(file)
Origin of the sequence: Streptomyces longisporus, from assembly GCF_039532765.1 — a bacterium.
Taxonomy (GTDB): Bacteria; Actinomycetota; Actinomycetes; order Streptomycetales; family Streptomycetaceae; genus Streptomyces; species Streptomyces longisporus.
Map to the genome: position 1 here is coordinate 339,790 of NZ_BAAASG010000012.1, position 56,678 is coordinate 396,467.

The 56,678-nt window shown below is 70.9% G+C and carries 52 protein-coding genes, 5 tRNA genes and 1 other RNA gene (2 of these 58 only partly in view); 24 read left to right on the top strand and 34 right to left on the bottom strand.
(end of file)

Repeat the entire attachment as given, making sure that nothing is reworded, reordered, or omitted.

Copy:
Origin of the sequence: Streptomyces longisporus, from assembly GCF_039532765.1 — a bacterium.
Taxonomy (GTDB): Bacteria; Actinomycetota; Actinomycetes; order Streptomycetales; family Streptomycetaceae; genus Streptomyces; species Streptomyces longisporus.
Map to the genome: position 1 here is coordinate 339,790 of NZ_BAAASG010000012.1, position 56,678 is coordinate 396,467.

The 56,678-nt window shown below is 70.9% G+C and carries 52 protein-coding genes, 5 tRNA genes and 1 other RNA gene (2 of these 58 only partly in view); 24 read left to right on the top strand and 34 right to left on the bottom strand.